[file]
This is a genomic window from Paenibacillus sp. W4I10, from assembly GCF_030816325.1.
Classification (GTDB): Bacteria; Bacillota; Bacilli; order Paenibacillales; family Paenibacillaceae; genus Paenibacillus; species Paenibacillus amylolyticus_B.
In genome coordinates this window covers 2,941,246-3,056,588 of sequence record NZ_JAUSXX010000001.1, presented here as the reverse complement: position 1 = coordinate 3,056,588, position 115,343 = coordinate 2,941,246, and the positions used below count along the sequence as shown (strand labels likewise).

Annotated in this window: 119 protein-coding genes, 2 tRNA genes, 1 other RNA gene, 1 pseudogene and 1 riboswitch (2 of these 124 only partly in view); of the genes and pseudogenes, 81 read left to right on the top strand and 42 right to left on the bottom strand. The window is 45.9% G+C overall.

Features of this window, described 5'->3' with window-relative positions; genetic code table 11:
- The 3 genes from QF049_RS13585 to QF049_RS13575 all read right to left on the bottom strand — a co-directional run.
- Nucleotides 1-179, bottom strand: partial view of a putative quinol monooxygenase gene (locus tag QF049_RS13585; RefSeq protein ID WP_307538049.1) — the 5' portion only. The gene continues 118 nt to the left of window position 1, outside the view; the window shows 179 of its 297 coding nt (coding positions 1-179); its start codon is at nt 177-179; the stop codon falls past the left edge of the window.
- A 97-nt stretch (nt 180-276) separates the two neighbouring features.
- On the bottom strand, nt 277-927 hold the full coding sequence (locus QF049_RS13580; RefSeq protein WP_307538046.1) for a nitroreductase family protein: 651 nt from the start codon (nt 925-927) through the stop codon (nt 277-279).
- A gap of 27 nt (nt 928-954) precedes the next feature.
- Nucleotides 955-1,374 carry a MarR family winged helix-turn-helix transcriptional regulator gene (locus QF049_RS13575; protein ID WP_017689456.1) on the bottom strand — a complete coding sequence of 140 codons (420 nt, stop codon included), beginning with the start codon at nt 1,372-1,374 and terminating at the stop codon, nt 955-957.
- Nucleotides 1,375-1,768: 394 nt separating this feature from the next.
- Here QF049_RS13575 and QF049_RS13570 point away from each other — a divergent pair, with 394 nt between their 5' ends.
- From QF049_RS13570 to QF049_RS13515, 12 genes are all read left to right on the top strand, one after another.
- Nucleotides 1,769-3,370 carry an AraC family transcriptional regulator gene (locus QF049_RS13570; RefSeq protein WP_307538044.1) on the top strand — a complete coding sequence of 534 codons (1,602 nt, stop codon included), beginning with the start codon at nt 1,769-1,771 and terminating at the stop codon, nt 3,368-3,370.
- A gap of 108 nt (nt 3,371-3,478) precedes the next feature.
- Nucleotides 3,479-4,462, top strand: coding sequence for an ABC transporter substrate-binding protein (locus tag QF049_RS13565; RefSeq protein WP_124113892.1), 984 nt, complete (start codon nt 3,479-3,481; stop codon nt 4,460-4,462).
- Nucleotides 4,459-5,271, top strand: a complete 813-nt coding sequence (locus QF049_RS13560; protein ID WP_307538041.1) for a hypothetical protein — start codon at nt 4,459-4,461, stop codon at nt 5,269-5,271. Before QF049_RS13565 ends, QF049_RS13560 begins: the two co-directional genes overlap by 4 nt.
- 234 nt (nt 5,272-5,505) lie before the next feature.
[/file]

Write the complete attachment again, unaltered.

This is a genomic window from Paenibacillus sp. W4I10, from assembly GCF_030816325.1.
Classification (GTDB): Bacteria; Bacillota; Bacilli; order Paenibacillales; family Paenibacillaceae; genus Paenibacillus; species Paenibacillus amylolyticus_B.
In genome coordinates this window covers 2,941,246-3,056,588 of sequence record NZ_JAUSXX010000001.1, presented here as the reverse complement: position 1 = coordinate 3,056,588, position 115,343 = coordinate 2,941,246, and the positions used below count along the sequence as shown (strand labels likewise).

Annotated in this window: 119 protein-coding genes, 2 tRNA genes, 1 other RNA gene, 1 pseudogene and 1 riboswitch (2 of these 124 only partly in view); of the genes and pseudogenes, 81 read left to right on the top strand and 42 right to left on the bottom strand. The window is 45.9% G+C overall.

Features of this window, described 5'->3' with window-relative positions; genetic code table 11:
- The 3 genes from QF049_RS13585 to QF049_RS13575 all read right to left on the bottom strand — a co-directional run.
- Nucleotides 1-179, bottom strand: partial view of a putative quinol monooxygenase gene (locus tag QF049_RS13585; RefSeq protein ID WP_307538049.1) — the 5' portion only. The gene continues 118 nt to the left of window position 1, outside the view; the window shows 179 of its 297 coding nt (coding positions 1-179); its start codon is at nt 177-179; the stop codon falls past the left edge of the window.
- A 97-nt stretch (nt 180-276) separates the two neighbouring features.
- On the bottom strand, nt 277-927 hold the full coding sequence (locus QF049_RS13580; RefSeq protein WP_307538046.1) for a nitroreductase family protein: 651 nt from the start codon (nt 925-927) through the stop codon (nt 277-279).
- A gap of 27 nt (nt 928-954) precedes the next feature.
- Nucleotides 955-1,374 carry a MarR family winged helix-turn-helix transcriptional regulator gene (locus QF049_RS13575; protein ID WP_017689456.1) on the bottom strand — a complete coding sequence of 140 codons (420 nt, stop codon included), beginning with the start codon at nt 1,372-1,374 and terminating at the stop codon, nt 955-957.
- Nucleotides 1,375-1,768: 394 nt separating this feature from the next.
- Here QF049_RS13575 and QF049_RS13570 point away from each other — a divergent pair, with 394 nt between their 5' ends.
- From QF049_RS13570 to QF049_RS13515, 12 genes are all read left to right on the top strand, one after another.
- Nucleotides 1,769-3,370 carry an AraC family transcriptional regulator gene (locus QF049_RS13570; RefSeq protein WP_307538044.1) on the top strand — a complete coding sequence of 534 codons (1,602 nt, stop codon included), beginning with the start codon at nt 1,769-1,771 and terminating at the stop codon, nt 3,368-3,370.
- A gap of 108 nt (nt 3,371-3,478) precedes the next feature.
- Nucleotides 3,479-4,462, top strand: coding sequence for an ABC transporter substrate-binding protein (locus tag QF049_RS13565; RefSeq protein WP_124113892.1), 984 nt, complete (start codon nt 3,479-3,481; stop codon nt 4,460-4,462).
- Nucleotides 4,459-5,271, top strand: a complete 813-nt coding sequence (locus QF049_RS13560; protein ID WP_307538041.1) for a hypothetical protein — start codon at nt 4,459-4,461, stop codon at nt 5,269-5,271. Before QF049_RS13565 ends, QF049_RS13560 begins: the two co-directional genes overlap by 4 nt.
- 234 nt (nt 5,272-5,505) lie before the next feature.